Val... Just make sure you read them in the right order (Cannery Row and then Sweet Thursday) or the character development will seem odd. As to my showing you my softer side... if you're lucky I'll do it more often. Are you feeling lucky, punk? ;-)

Posted by: treppenwitz | Jun 5, 2006 6:02:27 PM

you have mentioned her before and like you, I love her writings. I don't the talent for writing or expressing my thoughts, but you did a beautiful job describing her and how one feels when reading her words.

Posted by: jaime | Jun 5, 2006 6:56:05 PM

Clint Eastwood is a fine actor with a soft side too. Did you ever see Million Dollar Baby.

Good flick.

Don't worry, I'll keep your secret.

For a couple of bucks I'll hire the kids down at the corner to sing praises of your virilty. ;)

Posted by: Jack | Jun 5, 2006 7:53:16 PM

I guess something good indeed CAN come out of Nazareth.

Posted by: Scott | Jun 5, 2006 8:40:07 PM

Jaime... At first you think, 'this must be some sort of new-agey act'... but then you realize she's really that nice.

Jack... "or a couple of bucks I'll hire the kids down at the corner to sing praises of your virility. How so? By telling people they're mine? :-)

Scott... Um, ya lost me. How did Nazareth come into this????

Posted by: treppenwitz | Jun 5, 2006 9:05:37 PM

How so? By telling people they're mine? :-)

I could, but first we better hide that cast iron skillet Zahava likes use.

Posted by: Jack | Jun 5, 2006 9:10:37 PM

Oh I just hate it when I have to explain my obtuse comments. It's a quote of Nathaniel in the Gospel of John which he uttered upon hearing from Phillip that they had found the Messiah.

I lived in Berkeley 35 years ago and you could not pay me to go there today and I feel pretty much the same about San Francisco where I also lived once upon a crazy time.

Does that suffice?

Posted by: Scott | Jun 6, 2006 1:29:39 AM

I've thought a lot about this red string and the fears of avoda zara. (I also went through infertility problems and am sensitive to this issue). I think some people read too much into the "object" and the "powers" that it might have, and there is room to fear avoda zara. But there are other people who keep it in the right perspective. My take on it is that one, when you see the string it reminds you of another great woman that suffered the same problem, and had children in the end. Two, when you receive a string from someone else who is thinking of you, it connects you to all of the wonderful people who care about you - and this positive feeling can only help your situation.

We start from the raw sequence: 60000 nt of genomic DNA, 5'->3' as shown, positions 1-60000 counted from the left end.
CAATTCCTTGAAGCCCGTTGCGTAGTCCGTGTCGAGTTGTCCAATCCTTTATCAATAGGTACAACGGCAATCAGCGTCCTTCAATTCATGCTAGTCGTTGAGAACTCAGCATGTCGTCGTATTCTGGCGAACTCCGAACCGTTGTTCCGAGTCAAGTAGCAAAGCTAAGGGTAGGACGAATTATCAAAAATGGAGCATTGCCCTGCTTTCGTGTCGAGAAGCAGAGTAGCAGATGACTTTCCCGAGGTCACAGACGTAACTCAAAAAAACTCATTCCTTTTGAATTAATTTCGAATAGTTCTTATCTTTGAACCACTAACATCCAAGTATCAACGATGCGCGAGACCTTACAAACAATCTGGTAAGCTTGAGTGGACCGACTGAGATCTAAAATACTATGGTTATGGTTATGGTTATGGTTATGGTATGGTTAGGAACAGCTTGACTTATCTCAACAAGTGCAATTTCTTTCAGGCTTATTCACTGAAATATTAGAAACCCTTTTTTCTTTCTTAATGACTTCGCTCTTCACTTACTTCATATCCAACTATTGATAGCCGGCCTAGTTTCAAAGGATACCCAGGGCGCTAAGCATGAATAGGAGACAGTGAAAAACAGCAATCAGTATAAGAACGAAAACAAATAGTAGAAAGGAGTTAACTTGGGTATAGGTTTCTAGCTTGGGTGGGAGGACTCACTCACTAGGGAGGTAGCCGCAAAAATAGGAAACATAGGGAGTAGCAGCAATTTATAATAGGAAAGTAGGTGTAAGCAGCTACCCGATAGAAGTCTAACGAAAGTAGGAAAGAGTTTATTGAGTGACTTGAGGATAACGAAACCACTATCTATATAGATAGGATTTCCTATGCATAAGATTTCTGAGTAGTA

Posted by: westbankmama | Jun 6, 2006 10:06:55 AM

As a person who had to try for six years for a baby, and who succeeded finally through IVF, I heartily agree that counting one's chickens is foolhardy, as tough as it is to not do so.

The good news is that pretty much anyone who wants to be a parent can. It just may be through adoption or foster parenting, etc.

Posted by: Alice | Jun 6, 2006 6:34:27 PM

Now I must go find those books! Funny, I always thought of myself as "not a fan of Steinbeck", though every single book of his that I read I enjoyed. They CAN be very sad, though. I'm very happy for Andrea and hope that everything continues to go well for her. Thanks for introducing the news in such a sensitive manner.

P.S. A little off-topic, but I was away and didn't have a chance to wish you Chag Sameach, so I hope you had a good Shavuot!

Posted by: Irina | Jun 7, 2006 2:35:25 AM

I love her photos...such a nice, joyful, fulfilling, happy, wonderful post! Made my day!

Posted by: aliyah06 | Jun 8, 2006 8:25:31 AM

Jack... Smart move.

Scott... Did you really think I would catch that? Note to readers: Christian theological references need to be explained here... preferably with pictures and arrows. :-)

Westbankmama... I agree with you and really don't feel strongly about it. I was actually relieved when Zahava told me about the blue string option because I hated the idea of being in the same club as Madonna. :-)

Alice... Wise words. Thanks.

Irina... Thanks. We had a great time. I highly recommend those two books... as well as my third favorite of his; Tortilla Flat.

Aliyah06... You should make a habit of visiting her site. Whenever I need a little inspiration/push to think positively about something I usually find it over there.

Posted by: treppenwitz | Jun 8, 2006 9:20:49 AM